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Research Project: Characterizing Circadian Regulatory Networks in Grain Crops to Establish their Role in Development and Abiotic Responses

Location: Plant Gene Expression Center

Title: The time of day effects of warm temperature on flowering time involve PIF4 and PIF5

Author
item THINES, BRYAN - UNIVERSITY OF CALIFORNIA
item YOUNGWON, YOUN - UNIVERSITY OF CALIFORNIA
item DUARTE, MARITZA - UNIVERSITY OF CALIFORNIA
item Harmon, Frank

Submitted to: Journal of Experimental Botany
Publication Type: Peer Reviewed Journal
Publication Acceptance Date: 12/9/2013
Publication Date: 3/30/2014
Citation: Thines, B.C., Youngwon, Y., Duarte, M.I., Harmon, F.G. 2014. The time of day effects of warm temperature on flowering time involve PIF4 and PIF5. Journal of Experimental Botany. 65(4):1141-51. DOI: 10.1093/jxb/ert487.

Interpretive Summary: Plants are very sensitive to their temperature environment. Climate change is modifying the historic temperature profile in many parts world that are important for agriculture. Therefore, it is critical to understand how plants sense and respond to their temperature environment. The signaling pathways for temperature perception are largely unknown. In many plant species, a warm temperature like 28°C triggers earlier flowering compared to a moderate temperature like 22°C. The model plant Arabidopsis thaliana has this behavior. This study evaluated when Arabidopsis plants sense warm temperature cues in relation to day and night, as well as the genes needed for warm temperature to cause earlier flowering. While warm temperature present during any part of the photocycle elicited earlier flowering, the magnitude of the early flowering response was unequal between 28°C warm days (WD) and 28°C warm nights (WN). In general, plants given the WN treatment flowered earlier than WD grown plants. Several signaling pathways were involved in this response and the precise combination of pathways employed depended on the time of the temperature cue. Important genes for the WN-promoted flowering were the well-established flowering time genes CO and FT. Unexpectedly, flowering in WD did not appear to involve these genes; instead, uncharacterized pathways acted to make plants flower. A novel discovery was that the transcription factors PIF4 and PIF5 were required for warm temperature-induced flowering. This study shows that these transcription factors act together to match floral development with the combined light and temperature environment.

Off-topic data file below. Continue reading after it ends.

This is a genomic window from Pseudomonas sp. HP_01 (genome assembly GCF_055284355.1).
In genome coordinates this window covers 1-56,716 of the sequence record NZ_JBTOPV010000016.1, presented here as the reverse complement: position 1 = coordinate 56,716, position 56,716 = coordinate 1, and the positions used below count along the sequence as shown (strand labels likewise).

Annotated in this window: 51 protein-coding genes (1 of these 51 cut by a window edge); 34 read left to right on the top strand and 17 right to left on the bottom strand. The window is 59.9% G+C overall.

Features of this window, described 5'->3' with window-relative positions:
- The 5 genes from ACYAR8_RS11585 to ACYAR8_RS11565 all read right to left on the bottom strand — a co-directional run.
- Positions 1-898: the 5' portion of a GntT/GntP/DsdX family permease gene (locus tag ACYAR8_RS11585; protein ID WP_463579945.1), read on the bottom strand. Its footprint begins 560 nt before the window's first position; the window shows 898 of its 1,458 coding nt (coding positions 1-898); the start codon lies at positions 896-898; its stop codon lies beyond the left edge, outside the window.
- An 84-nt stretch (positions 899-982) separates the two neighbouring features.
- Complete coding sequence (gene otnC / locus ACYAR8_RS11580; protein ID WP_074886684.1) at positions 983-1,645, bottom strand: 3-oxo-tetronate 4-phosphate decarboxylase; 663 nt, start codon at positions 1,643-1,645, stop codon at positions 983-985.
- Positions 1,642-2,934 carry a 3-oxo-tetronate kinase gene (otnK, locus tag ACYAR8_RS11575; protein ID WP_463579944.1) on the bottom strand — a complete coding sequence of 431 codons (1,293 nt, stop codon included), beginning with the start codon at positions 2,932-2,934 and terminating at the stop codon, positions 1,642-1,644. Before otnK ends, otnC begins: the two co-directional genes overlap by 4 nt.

Technical Abstract: To probe the signaling pathways that promote early flowering under warm temperatures, the flowering time of Arabidopsis thaliana plants was evaluated in day-neutral photocycles that had warm temperature (28°C) added during the day, night, or both. Warm temperature present during any part of the photocycle elicited earlier flowering. Multiple signaling pathways were involved in the flowering response and these pathways relied to varying degrees on the CO, FT, PIF4 and PIF5 genes. Plants exposed to 28°C warm nights (WN) flowered sooner than those held in constant 22°C control conditions, an effect comparable to 28°C constant warm (CW) conditions. Treatment with 28°C warm day (WD) conditions also induced flowering, but WD grown plants initiated flowering later than in WN and CW. FT expression was highly upregulated in WN grown plants and the rhythmic expression waveform of CO was advanced to earlier in the day. Plants in WD showed no stimulation of FT expression and suppression of CO expression late in the day. Unexpectedly, WN conditions induced earlier expression PIF4 and PIF5, but WD and CW did not. pif4-2, pif5-3, and pif4-2 pif5-3 mutants were late flowering in all temperature conditions. Therefore, PIF5 and PIF4 are redundant floral activators and these genes act together in at least two pathways: one responsible for induction of FT expression in WN conditions and a second activated by WD that appeared to be independent of changes in FT expression. These results show that Arabidopsis plants discriminate the timing of warm temperature cues and employ different sets of floral regulators to stimulate flowering, including novel genes like PIF4 and PIF5.